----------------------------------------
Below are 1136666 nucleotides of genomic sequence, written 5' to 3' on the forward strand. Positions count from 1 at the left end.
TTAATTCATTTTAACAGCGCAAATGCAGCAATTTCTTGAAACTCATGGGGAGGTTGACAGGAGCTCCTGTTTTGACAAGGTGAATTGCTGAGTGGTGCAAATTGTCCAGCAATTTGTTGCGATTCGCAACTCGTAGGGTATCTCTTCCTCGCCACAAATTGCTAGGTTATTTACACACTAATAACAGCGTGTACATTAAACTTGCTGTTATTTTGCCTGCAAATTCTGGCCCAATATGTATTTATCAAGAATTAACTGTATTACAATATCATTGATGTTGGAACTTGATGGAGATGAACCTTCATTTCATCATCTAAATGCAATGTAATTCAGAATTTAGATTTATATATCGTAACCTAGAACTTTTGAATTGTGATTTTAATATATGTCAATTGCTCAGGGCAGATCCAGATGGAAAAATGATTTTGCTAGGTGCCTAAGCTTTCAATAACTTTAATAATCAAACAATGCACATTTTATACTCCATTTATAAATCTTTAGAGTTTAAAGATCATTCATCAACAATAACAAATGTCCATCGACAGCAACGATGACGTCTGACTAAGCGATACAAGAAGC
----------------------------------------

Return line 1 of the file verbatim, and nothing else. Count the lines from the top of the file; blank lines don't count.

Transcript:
Below are 1136666 nucleotides of genomic sequence, written 5' to 3' on the forward strand. Positions count from 1 at the left end.